Thursday, April 09, 2015

Richard vs. Goliath

Funny thing. I've known artists in similar situations.

Over 20 years after the comedy [What About Bob] came out, [Richard Dreyfuss] wants his accountants to take a look at the studio’s books to see what he could be owed – and he’s taking the House of Mouse to court over their refusal.

... Dreyfuss today sued Walt Disney Pictures for breach of contract and other claims over the defendants not letting the firm of Robinson & Company do an audit for him and the widow of Turner & Hooch producer Raymond Wagner, who also wants a look at Disney’s ledgers. ...

“Because Disney will not allow Richard Dreyfuss’ chosen auditor to audit, because of the delay caused, and because of Disney’s overall hostility towards audits, an accounting under Court supervision is warranted,” the 7-claim filing says. ...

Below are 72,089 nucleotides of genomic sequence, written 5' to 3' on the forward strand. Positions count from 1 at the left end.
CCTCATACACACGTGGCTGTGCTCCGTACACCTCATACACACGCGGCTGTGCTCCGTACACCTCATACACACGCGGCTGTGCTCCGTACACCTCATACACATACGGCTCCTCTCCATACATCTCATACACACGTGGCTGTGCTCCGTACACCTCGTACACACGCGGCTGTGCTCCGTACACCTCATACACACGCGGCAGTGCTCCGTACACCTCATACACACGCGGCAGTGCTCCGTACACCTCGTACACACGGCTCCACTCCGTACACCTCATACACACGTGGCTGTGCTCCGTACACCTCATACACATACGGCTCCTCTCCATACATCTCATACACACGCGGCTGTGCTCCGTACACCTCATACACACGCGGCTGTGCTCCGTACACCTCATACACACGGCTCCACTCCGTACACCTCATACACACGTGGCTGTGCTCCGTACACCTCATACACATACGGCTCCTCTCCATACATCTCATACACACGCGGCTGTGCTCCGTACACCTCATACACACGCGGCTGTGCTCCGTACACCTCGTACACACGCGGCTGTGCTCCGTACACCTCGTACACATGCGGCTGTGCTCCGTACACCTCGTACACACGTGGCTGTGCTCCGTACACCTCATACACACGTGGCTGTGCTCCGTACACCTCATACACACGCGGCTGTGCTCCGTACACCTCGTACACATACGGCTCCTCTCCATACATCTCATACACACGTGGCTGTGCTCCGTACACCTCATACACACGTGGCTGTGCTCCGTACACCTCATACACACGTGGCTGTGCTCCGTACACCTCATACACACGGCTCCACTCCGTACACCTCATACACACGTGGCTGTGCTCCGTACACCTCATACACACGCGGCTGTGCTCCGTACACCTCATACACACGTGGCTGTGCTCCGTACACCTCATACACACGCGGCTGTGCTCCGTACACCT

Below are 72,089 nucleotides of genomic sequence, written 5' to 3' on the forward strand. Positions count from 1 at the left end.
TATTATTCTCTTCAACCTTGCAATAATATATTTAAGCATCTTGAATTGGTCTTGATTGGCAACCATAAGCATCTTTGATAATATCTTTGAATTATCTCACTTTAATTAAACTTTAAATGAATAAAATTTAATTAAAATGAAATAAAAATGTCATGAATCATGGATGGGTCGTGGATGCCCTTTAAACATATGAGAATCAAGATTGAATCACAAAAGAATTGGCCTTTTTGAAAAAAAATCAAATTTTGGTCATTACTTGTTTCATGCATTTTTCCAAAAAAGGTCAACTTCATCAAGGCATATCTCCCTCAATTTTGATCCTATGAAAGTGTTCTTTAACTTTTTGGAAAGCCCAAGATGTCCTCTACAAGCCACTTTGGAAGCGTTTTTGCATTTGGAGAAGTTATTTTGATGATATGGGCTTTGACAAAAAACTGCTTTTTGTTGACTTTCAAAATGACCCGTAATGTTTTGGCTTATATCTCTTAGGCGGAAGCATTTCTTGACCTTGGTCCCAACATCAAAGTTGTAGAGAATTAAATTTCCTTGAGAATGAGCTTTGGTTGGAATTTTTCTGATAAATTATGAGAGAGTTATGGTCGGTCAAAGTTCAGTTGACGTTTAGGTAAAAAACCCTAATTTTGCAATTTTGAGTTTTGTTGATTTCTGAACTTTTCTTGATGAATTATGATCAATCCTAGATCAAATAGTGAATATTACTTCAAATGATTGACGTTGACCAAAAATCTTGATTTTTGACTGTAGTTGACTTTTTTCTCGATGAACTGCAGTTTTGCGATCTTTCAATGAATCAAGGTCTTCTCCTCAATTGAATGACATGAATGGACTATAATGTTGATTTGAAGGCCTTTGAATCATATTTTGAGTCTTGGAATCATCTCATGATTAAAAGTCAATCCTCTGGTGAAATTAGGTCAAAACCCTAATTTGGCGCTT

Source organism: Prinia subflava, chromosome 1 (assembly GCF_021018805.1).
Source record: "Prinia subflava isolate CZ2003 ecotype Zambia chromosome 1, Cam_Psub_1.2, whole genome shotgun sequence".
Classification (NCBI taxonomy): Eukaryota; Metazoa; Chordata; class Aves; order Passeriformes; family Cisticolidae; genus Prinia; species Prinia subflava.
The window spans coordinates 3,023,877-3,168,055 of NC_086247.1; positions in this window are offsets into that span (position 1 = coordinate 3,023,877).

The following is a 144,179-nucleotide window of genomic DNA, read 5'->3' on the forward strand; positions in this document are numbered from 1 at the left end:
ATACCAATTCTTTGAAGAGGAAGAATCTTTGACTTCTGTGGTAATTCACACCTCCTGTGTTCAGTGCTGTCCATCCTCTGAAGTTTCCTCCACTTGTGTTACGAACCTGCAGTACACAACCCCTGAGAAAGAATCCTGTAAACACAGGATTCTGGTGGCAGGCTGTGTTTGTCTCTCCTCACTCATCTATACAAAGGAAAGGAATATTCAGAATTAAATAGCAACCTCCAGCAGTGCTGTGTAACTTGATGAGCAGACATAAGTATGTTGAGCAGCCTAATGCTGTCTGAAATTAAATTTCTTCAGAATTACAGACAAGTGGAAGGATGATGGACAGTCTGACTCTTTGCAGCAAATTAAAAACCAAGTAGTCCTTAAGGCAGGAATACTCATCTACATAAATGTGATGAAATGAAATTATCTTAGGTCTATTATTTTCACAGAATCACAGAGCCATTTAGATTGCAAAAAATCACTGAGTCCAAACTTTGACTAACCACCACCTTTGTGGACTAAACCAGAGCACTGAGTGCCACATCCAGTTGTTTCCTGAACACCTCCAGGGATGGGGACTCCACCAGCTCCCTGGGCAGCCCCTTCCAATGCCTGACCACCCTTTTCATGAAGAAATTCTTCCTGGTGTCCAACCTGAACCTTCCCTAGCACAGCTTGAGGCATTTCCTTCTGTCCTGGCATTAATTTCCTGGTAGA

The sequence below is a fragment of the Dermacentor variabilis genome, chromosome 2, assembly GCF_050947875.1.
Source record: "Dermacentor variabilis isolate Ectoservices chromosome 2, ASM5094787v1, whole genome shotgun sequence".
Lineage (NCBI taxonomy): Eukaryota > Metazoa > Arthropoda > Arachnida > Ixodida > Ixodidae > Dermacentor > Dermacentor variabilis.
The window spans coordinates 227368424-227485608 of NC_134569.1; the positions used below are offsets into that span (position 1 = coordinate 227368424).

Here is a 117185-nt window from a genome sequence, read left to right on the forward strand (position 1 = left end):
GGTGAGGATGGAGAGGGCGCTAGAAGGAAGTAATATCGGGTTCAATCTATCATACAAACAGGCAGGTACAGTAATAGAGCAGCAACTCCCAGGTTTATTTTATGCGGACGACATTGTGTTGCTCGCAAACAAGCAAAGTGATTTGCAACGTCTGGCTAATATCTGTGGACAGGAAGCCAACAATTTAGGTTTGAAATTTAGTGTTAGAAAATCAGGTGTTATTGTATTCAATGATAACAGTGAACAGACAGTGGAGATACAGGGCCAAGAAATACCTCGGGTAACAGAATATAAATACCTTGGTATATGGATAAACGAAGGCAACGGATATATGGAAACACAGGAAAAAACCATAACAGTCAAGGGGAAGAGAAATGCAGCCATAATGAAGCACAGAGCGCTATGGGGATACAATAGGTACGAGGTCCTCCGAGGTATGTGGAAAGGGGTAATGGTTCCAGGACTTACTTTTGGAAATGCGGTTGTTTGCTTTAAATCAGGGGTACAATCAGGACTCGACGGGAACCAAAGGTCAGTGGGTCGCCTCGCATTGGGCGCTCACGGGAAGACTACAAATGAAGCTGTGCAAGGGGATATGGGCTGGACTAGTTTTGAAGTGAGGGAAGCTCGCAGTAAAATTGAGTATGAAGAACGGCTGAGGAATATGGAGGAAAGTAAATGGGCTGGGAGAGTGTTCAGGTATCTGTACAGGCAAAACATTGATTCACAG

“Motion picture and television companies detest having to pay net and gross profit participants and have consistently and historically withheld significant amounts of profits from participants,” bluntly notes the filing. “This is why profit participation auditors in the motion picture and television industries exist; these auditors oftentimes find monies due to profit participants.” ...

I knew an animation artist some years ago who pitched a live-action movie to a big, fat conglomerate. After long development, the conglomerate made the movie and reaped millions. It owed the artist a promised $100,000 "if the picture was produced," but then bacedk out of the commitment.

The artist, who was royally ticked off, took the studio to court. The studio stoutly resisted ... until the week before the trial date. It then paid the $100,000.

Greed is an ugly thing.


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